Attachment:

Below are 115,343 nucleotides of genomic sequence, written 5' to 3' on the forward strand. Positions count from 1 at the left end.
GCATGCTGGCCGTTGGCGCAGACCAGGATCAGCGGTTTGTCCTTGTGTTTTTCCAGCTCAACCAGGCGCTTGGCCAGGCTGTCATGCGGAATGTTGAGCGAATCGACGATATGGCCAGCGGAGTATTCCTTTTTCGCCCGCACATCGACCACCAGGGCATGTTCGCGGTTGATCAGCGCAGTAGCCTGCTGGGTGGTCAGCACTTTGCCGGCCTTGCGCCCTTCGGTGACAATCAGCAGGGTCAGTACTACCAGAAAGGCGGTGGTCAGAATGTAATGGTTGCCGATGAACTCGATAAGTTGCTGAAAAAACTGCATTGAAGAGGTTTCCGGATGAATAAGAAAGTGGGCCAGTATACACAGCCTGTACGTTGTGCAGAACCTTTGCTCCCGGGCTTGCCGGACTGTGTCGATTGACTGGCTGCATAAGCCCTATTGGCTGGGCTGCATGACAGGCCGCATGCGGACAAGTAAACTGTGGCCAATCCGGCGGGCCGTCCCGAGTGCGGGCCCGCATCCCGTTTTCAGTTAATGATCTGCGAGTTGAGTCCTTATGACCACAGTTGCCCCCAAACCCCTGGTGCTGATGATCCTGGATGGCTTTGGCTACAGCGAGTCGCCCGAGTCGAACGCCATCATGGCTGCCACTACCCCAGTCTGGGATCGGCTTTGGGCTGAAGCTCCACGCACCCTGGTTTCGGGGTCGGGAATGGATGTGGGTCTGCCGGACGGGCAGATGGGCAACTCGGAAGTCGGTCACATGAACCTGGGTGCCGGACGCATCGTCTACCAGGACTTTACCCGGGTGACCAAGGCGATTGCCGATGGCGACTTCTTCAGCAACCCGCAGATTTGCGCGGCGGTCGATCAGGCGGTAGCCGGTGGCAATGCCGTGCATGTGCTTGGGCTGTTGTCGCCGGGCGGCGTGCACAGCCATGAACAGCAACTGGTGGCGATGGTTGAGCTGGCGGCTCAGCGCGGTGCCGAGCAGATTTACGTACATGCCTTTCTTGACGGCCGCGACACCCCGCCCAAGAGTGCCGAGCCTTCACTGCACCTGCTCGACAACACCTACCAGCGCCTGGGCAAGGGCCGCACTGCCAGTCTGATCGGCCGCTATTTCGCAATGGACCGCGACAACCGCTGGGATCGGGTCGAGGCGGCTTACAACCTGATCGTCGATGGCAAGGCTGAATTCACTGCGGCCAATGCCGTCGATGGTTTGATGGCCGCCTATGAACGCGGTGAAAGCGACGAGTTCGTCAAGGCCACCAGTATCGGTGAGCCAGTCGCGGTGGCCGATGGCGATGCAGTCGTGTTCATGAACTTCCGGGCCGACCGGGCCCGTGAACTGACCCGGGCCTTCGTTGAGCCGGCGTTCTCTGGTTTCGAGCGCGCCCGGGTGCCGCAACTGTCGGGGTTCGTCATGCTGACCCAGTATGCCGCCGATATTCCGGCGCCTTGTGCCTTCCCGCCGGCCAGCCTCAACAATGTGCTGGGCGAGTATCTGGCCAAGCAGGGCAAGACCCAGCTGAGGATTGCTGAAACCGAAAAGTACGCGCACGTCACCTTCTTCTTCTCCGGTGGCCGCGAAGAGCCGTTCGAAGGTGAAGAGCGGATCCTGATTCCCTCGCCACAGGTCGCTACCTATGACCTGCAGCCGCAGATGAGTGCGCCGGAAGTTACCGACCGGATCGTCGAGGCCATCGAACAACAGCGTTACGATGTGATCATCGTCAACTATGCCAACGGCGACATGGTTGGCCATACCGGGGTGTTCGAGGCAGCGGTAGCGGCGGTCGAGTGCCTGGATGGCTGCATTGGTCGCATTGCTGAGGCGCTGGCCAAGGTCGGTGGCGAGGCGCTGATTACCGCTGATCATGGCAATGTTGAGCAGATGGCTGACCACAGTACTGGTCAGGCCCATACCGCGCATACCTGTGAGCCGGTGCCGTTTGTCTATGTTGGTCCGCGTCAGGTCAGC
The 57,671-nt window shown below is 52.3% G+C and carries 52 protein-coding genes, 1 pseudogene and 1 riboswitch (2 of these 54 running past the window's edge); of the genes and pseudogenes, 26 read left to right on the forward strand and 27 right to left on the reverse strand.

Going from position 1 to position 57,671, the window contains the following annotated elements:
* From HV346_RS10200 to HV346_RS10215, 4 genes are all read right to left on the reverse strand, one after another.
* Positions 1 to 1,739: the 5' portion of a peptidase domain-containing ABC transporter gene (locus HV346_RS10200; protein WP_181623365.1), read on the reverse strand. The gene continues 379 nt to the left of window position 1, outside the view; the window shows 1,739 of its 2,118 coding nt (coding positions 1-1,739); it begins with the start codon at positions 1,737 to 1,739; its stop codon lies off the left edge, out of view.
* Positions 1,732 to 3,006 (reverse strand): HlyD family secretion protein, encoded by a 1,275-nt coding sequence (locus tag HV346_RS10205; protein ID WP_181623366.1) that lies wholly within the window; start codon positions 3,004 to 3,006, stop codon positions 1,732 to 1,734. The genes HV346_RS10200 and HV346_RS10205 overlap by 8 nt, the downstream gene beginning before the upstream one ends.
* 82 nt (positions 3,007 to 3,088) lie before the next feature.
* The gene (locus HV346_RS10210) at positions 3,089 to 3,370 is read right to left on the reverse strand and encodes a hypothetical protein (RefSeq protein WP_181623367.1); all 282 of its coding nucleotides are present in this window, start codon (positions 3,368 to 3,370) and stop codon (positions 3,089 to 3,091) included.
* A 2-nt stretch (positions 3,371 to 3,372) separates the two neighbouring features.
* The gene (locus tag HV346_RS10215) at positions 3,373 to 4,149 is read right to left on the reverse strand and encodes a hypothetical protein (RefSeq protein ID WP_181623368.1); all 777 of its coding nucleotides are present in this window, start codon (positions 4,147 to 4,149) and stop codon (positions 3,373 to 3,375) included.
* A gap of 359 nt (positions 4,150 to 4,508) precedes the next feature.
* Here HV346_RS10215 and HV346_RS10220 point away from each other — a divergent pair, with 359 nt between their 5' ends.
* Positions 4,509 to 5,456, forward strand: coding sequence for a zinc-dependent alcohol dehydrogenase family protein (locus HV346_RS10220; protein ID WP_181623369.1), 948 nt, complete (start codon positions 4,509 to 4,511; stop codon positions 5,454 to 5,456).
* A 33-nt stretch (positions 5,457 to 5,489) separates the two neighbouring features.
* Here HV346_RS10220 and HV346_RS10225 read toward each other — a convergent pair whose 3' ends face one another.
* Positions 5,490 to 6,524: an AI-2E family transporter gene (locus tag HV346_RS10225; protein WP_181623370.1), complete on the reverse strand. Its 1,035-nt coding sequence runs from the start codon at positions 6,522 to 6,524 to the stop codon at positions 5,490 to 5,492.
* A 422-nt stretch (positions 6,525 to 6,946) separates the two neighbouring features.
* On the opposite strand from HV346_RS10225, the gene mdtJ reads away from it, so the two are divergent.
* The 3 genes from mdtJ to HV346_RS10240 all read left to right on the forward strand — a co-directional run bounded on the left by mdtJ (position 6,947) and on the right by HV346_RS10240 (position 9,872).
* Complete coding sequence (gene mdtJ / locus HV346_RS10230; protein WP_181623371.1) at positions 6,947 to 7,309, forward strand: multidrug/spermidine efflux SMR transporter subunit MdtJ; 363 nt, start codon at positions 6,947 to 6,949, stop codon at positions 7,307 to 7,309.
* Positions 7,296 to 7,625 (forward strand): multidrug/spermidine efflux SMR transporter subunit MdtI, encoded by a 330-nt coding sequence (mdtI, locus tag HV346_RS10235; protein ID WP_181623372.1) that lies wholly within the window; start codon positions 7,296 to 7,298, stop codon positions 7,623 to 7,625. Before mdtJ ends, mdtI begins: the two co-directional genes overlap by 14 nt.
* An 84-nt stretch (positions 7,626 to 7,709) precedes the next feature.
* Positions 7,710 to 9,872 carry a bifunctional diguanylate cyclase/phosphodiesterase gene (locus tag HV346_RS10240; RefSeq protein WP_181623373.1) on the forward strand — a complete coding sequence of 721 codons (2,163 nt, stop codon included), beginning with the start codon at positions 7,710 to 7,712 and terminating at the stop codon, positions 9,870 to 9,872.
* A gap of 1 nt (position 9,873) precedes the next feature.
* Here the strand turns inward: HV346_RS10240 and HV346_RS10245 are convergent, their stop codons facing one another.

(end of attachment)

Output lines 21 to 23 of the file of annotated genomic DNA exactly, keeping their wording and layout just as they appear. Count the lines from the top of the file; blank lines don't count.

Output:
* Complete coding sequence (gene mdtJ / locus HV346_RS10230; protein WP_181623371.1) at positions 6,947 to 7,309, forward strand: multidrug/spermidine efflux SMR transporter subunit MdtJ; 363 nt, start codon at positions 6,947 to 6,949, stop codon at positions 7,307 to 7,309.
* Positions 7,296 to 7,625 (forward strand): multidrug/spermidine efflux SMR transporter subunit MdtI, encoded by a 330-nt coding sequence (mdtI, locus tag HV346_RS10235; protein ID WP_181623372.1) that lies wholly within the window; start codon positions 7,296 to 7,298, stop codon positions 7,623 to 7,625. Before mdtJ ends, mdtI begins: the two co-directional genes overlap by 14 nt.
* An 84-nt stretch (positions 7,626 to 7,709) precedes the next feature.